I VEHEMENTLY disagree. Operating system unification is not a “lost opportunity.” It’s not an “opportunity” at all. It’s a disaster because A TOUCH OPERATING SYSTEM IS WHOLLY INCOMPATIBLE WITH A DESKTOP OPERATING SYSTEM.

We have at least the courage of our convictions to say we don’t think this is part of what makes a great product; we’re going to leave it out. Some people are going to not like that… ~ Steve Jobs

The Interview

Metaphors Matter

“An incredible amount of thought and creativity went into the original Mac metaphor,” Tribble said.

A Tool Should Work The Way We Think, Not Make Us Think About The Way It Works

(T)he underlying principles behind them—that the Mac should be easily approachable and learnable by just looking at it, that it should bend to the will of the person and not bend the person’s will to the technology—those underlying threads also apply to our other products.

One Size Does Not Fit All

And I think what we are focused on is delivering the tailored, optimal experience for those kinds of ways that you work, without trying to take a one-size-fits-all solution to it.

No Touch Screens on Notebooks or Desktops

“It’s obvious and easy enough to slap a touchscreen on a piece of hardware, but is that a good experience?” Federighi said. “We believe, no.” ((Dr. Drang (@drdrang) has a thoughtful essay, here, on why touch screens WOULD work on notebooks and desktops. MY TAKE: This issue confused me for a while. It was clear to me that the input methods for notebooks and desktops were, and should remain, distinct from those of phones and tablets. On the other hand, it was also clear that phones and tablets were training us all to touch our computing screens. Ultimately, I concluded that metaphor mattered most. Using touch on a machine designed for a desktop metaphor only works SOME of the time and would ultimately cause confusion in the user’s mind. Better to make a clean break and have users to gestures on a touchpad, instead.))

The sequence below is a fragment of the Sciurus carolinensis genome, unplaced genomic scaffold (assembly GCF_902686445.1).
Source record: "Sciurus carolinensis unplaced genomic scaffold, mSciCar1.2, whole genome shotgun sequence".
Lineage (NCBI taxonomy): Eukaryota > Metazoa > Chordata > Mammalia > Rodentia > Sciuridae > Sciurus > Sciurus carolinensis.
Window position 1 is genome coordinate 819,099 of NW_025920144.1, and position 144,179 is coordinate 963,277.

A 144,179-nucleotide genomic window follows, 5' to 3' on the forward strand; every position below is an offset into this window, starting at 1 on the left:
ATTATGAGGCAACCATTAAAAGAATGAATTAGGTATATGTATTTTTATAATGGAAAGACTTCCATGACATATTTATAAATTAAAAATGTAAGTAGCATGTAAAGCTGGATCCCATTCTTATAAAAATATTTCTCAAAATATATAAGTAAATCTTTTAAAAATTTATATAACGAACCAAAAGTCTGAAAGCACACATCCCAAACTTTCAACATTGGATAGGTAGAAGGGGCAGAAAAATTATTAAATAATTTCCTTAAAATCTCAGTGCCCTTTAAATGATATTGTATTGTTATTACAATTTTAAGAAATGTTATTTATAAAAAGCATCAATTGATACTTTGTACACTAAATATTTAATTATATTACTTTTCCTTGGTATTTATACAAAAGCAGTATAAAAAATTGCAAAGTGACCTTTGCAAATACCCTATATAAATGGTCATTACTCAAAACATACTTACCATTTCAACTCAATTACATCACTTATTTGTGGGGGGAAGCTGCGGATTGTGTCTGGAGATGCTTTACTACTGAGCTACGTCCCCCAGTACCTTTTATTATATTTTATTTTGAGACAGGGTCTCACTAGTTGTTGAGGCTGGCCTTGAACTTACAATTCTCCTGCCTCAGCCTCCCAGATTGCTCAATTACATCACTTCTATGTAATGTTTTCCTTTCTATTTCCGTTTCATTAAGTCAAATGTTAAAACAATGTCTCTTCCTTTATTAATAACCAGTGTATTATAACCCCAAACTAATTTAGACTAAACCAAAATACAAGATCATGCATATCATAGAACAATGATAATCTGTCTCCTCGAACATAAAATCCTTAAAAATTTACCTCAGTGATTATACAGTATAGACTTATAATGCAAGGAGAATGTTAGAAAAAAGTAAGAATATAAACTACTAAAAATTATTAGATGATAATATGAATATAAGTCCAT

The Personal Computer Has Been Honed To Work With A Keyboard And Mice; The Tablet Has Been Honed To Work With Your Finger

“This device,” Federighi said, pointing at a MacBook Air screen, “has been honed over 30 years to be optimal” for keyboards and mice. Schiller and Federighi both made clear that Apple believes that competitors who try to attach a touchscreen to a PC or a clamshell keyboard onto a tablet are barking up the wrong tree.